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A condition known as polycystic ovary syndrome (PCOS) affects between 5% and 10% of women who are pregnant. It has a significant impact on a woman’s fertility. When a woman has PCOS, her body does not produce enough eggs, which can lead to infertility and difficulties getting pregnant.
The majority of PCOS cases are unrelated to genetics, but they all involve hormonal imbalances. An excess of androgen, or “male” hormone, results in the production of fewer eggs. Androgen hormones are present in much greater quantities in men than in women. As a result of this hormonal imbalance, the cysts that are a normal part of egg production do not grow. As a result, a woman with PCOS has numerous small cysts on her ovaries that never mature enough to produce eggs. The cysts would typically disappear once this process was complete.
The likelihood of having more facial hair and an increased risk of obesity, heart disease, and diabetes are additional outcomes of higher levels of androgen hormones.
It’s interesting to note that low-carb diets like the Zone Diet may benefit overweight PCOS women. A recent study included 11 overweight, non-diabetic women with PCOS who were, on average, 33 years old. A “standard” diet with 56 percent carbohydrates and 16 percent protein was compared to a diet with 43 percent carbohydrates and 15 percent protein in the study. By 14%, the low-carb diet had a significantly higher fat content than the standard diet. This is higher than the Zone diet would allow. Polyunsaturated and monounsaturated fatty acids made up nearly equal portions of the low-carb diet’s fat content. The fat substance of the standard eating regimen was equally divided between the two sorts of unsaturated fats yet was somewhat higher (by 3%) in the monounsaturated assortment.
Also compared was a third diet that was high in both carbohydrates and monounsaturated fatty acids. Each diet was only followed by the study participants for 16 days. They tried all three diets after a three-week break.
The researchers were interested in determining whether a low-carb diet could reduce insulin circulating in the body because androgen hormone production is influenced by insulin’s presence. They thought this would help PCOS in some indirect way.
The women’s cholesterol, fasting insulin levels, free fatty acid levels, and insulin response were positively impacted, even though the lower carb diet had no significant effect on circulating hormones. A sign that PCOS sufferers may benefit from a low-carb diet is the improvement in their insulin response. Additionally, the fact that the women only followed the diet for 16 days may explain why their circulating insulin levels were not more significantly affected.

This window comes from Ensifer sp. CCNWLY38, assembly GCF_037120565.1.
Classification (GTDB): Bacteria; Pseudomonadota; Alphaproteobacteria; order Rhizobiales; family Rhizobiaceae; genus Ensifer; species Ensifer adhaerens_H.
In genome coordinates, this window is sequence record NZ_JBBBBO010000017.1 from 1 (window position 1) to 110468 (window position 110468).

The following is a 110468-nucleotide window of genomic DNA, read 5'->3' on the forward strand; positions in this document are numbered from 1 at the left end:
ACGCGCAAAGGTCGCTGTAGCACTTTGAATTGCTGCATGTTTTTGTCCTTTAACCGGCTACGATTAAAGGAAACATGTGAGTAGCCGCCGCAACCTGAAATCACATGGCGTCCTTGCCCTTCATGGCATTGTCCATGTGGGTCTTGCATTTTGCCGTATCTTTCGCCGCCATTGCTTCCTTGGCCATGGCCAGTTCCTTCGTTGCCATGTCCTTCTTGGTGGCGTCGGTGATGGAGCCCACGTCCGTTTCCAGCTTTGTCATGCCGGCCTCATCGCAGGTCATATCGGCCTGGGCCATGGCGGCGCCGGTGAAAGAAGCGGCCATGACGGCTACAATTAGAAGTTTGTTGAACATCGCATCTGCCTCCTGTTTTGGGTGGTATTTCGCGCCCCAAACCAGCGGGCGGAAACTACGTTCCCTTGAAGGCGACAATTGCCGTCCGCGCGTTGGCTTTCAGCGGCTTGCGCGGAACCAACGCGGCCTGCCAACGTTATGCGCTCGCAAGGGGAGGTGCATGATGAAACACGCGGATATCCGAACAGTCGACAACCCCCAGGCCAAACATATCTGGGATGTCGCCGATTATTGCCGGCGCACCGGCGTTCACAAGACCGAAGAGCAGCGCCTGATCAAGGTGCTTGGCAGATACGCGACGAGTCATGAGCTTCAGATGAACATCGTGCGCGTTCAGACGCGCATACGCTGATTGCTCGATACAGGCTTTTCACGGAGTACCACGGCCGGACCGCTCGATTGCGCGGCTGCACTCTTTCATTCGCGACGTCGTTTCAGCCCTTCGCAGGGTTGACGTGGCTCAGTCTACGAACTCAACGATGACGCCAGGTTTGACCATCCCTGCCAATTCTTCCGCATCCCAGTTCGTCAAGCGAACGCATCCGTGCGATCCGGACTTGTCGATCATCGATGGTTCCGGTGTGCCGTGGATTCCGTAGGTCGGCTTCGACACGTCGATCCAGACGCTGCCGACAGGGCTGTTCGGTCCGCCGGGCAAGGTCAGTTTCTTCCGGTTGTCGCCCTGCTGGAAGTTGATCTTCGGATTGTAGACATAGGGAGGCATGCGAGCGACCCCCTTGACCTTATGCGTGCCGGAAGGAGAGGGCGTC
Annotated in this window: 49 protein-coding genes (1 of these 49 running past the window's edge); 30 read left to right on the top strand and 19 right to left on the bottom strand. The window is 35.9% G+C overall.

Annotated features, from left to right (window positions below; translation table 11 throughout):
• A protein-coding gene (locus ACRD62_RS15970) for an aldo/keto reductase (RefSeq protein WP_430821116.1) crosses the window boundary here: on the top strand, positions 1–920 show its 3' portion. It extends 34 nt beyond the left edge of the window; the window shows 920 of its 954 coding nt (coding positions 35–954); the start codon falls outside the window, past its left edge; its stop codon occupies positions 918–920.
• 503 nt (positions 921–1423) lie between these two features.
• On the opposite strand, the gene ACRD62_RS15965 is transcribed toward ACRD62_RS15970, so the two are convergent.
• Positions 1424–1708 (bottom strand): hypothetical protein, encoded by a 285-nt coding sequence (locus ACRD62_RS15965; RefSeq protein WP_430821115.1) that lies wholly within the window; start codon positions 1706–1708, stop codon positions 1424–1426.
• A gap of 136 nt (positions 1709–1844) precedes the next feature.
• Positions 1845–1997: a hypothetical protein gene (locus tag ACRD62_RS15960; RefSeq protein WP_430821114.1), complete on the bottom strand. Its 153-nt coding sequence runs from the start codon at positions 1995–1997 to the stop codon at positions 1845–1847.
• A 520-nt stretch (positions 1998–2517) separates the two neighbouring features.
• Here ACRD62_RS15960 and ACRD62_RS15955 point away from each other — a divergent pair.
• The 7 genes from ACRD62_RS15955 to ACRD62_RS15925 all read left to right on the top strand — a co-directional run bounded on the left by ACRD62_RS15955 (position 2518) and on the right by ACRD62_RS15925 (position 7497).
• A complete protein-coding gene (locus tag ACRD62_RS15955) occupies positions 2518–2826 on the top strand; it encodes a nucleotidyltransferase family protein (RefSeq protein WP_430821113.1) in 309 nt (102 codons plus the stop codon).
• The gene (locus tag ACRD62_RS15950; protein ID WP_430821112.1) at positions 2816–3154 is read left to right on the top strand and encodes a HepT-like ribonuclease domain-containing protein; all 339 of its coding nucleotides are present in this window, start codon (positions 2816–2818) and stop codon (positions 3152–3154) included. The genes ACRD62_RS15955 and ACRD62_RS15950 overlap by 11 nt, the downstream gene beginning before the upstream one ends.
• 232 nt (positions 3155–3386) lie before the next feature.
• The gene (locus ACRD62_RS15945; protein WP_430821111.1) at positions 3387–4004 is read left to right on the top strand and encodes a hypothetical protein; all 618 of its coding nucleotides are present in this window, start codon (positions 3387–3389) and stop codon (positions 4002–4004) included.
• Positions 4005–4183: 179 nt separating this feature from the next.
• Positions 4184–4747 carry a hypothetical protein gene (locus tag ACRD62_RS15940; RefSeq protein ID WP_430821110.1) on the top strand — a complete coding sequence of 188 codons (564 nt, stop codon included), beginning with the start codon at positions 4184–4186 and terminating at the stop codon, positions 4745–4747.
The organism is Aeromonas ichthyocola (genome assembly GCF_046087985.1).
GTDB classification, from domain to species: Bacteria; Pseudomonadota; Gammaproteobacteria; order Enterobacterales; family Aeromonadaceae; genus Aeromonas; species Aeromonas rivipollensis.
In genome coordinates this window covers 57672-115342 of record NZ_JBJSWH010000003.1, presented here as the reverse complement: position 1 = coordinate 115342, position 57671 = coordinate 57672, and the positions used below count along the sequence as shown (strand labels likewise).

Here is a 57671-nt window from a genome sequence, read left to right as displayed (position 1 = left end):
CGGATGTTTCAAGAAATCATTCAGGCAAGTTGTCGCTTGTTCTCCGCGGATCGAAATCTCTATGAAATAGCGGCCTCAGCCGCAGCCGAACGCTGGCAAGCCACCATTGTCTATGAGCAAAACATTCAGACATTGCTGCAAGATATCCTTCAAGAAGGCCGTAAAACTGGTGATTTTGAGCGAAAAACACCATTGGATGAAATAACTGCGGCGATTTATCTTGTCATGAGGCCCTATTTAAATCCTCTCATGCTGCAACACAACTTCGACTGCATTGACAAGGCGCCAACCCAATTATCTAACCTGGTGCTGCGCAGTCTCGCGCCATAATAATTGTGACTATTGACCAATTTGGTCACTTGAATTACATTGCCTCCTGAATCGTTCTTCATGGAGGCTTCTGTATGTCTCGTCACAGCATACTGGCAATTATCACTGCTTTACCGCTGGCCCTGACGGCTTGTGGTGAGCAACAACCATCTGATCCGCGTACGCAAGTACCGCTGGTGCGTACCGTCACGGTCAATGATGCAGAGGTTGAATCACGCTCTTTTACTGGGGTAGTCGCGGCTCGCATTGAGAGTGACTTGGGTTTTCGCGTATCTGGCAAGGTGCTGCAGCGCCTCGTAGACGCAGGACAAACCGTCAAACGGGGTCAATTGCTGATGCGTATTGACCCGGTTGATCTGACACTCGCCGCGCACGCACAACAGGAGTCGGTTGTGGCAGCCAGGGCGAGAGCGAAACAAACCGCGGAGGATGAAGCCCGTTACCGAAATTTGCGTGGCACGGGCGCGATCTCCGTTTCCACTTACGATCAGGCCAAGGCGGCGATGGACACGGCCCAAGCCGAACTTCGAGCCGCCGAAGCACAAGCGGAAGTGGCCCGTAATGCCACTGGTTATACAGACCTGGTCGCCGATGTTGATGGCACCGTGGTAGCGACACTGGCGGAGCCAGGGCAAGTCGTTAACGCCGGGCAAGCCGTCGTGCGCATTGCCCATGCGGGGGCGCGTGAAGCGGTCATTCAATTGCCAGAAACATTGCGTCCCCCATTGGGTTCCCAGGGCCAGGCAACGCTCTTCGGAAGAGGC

The study’s authors state that: It is anticipated that a reduction in insulin will ultimately result in an improved endocrine profile because elevated insulin is believed to contribute to the endocrine abnormalities in PCOS.
They go on to say that these improvements suggest that overweight women with PCOS should probably follow a low-carb diet with fewer calories.
Not all low carb slims down are made equivalent, nonetheless. Some people have been found to have a higher risk of heart problems and ended up in the hospital because of the Atkins diet.
A 40-year-old woman who strictly followed the Atkins diet for about a month ended up in the hospital with very high levels of acids in her blood. The process of starving the body of certain nutrients beyond a certain threshold level causes the release of acids in the blood, known as ketosis. This is an indication of the “success” of the Atkins diet. Carbohydrates are, of course, the nutrient.
The brain uses only carbohydrates as a source of energy for the body. However, the body will resort to alternative energy metabolization strategies after the threshold level of carbohydrate deprivation. Although it makes use of stored protein and fat, this method of generating energy for the body is not particularly biologically effective. As a result, ketones are many acidic metabolic byproducts. The body excretes these by releasing them into the bloodstream.
In the case of this woman, these byproducts of metabolism were not eliminated sufficiently quickly, so they built up in her bloodstream. She was throwing up four to six times daily. She was taken to the intensive care unit because this buildup of acids in her blood represented a risky situation.
In response, the Atkins Foundation stated that this woman must have had clinical or abnormal metabolic conditions. However, this woman’s obesity places her in a market for the Atkins diet, so there is real cause for concern. Obesity increases the likelihood of metabolic as well as general medical issues. A person would not be obese if they did not have metabolic problems of some kind. This is a significant issue until those potential dangers are fully comprehended, even if there were circumstances that were unique to this woman here. It is ironic that a diet should be promoted as a “way of life,” which means it should be used for a long time, and that it should be implied that it is not suitable for people with metabolic issues. ###